“Why do fireflies have to die so soon?”
Grave of the Fireflies is not a children’s movie. It cannot be compared to the films of the Disney and Pixar franchise. Heartwrenching, haunting, and tragic, it is the most devasting animation from the Studio Ghibli production. It is a harrowing war film that captures innocent people living in war-torn states, away from the soldiers in the heat of battle. The film focuses on the drastic transformation and changes the effects of war have on innocent victims and presents the audience with a shocking picture: bullets and bombs are not the only deadly forces in wartime; blind patriotism and selfishness hold an equal capacity to kill.
Even though the director, Isao Takahata denies that it is an anti-war film, the events unfolded iterates a message he constructed for the audience: in which the brutal acts of war can inflict on its nation’s people unimaginable pain and suffering. Its worse impact is directed towards the vulnerable and innocent – children.
The duality of Japan’s wartime history is personified in Seita and Setsuko who fights for survival, scrounging for food whenever they can find it and building a poor, makeshift attempt of a home in a cave. However, it is this home they truly relish in being children, albeit in the middle of a devastating war – delighting in each other’s company and swimming in the river.
The fireflies are a symbol of hope and death at the same time. They serve as a cruel juxtaposition of the fragility of life as fireflies live for a mere day, and their fragility was illustrated when Setsuko crushed one to death in the palm of her hand. At first, the fireflies were a beacon of hope that appeared every time Seita and Setsuko were lost and in despair, like how they lit up the shelter home. As the film progresses, they symbolise the loss of guidance and hope when their mother dies, and when they all begin to lose their light in their makeshift home.
Setsuko is a heartbreaking symbol of innocent victimhood, an icon the war took its worse hit on. She was a little girl, at first, who giggled and screamed when riding on Seita’s back as they flee the burning city, as if it were a game, and delighted in forming rice balls and dumplings out of mud. In the end, she tragically transformed from a little girl to a hollowed out skeleton of what once was, a cruel manifestation of what the war can do to the young and innocent. The scene moments before her death released tears i did not know my own tear-ducts had the capacity to hold.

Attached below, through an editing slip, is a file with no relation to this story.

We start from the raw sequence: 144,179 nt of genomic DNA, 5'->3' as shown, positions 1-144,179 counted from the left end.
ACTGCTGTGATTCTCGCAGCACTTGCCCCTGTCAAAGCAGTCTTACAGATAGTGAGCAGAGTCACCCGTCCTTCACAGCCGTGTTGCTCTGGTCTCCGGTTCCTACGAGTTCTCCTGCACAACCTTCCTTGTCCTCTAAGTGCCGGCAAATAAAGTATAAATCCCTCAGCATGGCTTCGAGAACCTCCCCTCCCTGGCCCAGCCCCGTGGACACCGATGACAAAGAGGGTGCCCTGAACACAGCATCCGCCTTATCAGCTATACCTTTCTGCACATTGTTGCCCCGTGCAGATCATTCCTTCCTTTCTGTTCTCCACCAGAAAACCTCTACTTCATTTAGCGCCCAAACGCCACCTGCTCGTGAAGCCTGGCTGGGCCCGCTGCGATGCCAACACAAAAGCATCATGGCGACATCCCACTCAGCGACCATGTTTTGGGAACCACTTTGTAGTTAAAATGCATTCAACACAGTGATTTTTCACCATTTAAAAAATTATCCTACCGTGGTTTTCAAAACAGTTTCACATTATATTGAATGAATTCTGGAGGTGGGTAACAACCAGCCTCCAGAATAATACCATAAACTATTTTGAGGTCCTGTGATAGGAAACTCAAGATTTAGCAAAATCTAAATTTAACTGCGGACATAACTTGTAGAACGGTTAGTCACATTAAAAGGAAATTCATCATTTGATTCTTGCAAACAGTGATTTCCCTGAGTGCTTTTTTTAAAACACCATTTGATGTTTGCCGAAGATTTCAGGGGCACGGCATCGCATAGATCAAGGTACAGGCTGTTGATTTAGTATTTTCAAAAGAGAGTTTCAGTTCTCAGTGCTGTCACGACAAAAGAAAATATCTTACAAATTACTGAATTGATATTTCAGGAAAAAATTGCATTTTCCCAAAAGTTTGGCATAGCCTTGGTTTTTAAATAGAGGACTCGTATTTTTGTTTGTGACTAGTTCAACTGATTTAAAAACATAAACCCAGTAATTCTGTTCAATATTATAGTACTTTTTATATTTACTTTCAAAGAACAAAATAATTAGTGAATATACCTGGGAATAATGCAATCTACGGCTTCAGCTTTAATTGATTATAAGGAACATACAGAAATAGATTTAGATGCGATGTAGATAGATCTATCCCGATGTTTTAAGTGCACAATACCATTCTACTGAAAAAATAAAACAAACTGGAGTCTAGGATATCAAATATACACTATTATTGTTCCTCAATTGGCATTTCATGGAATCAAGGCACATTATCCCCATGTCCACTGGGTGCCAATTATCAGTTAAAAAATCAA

The film also shows the audience the devastating transformation of not only its physical landscape but its people as well. In the beginning, a doctor translates the news of their mother’s death to Seita gently, and with sincerity. This is contrasted when another doctor delivered the news of Setsuko’s malnutrition with indifference and finality, despite Seita’s shouts of frustration. Also, their aunt gave them genuine concern and fed them well when the children first came into their house, but the effects of lack of food from the war led her to become angry at them, eventually leading to Seita finding other means of a home and ultimately, their deaths.
In Anime Explosion! The What? Why? & Wow! Of Japanese Animation, Patrick Drazen states through observation that animes that portray Japan during the war do not give an accurate depiction of what really happened. Instead, they present Japan as the victim of war. This is true in Grave of the Fireflies. However, we do not see the action of American soldiers in battle in the film. The bombs from the airplanes are not malicious, but instead, indifferent, and serve as a backdrop. This is a realistic representation of a war-torn city. Although an animated film, Grave of The Fireflies depicted an accurate depiction of what happened during World War II, based on an actual story. It did not censor the bandaged, mummified body of Seita and Setsuko’s burnt mother, as well as the other bodies of the victims in the hospital. It also portrayed Setsuko’s starved, skeletal body and skin graphically.
In conclusion, Takahata mocks patriotism in the most powerful way: the boy, wrapped up in blind nationalistic delusion, watches his sister die before his very eyes and does nothing. Innocence, a four-year-old girl, literally fades away.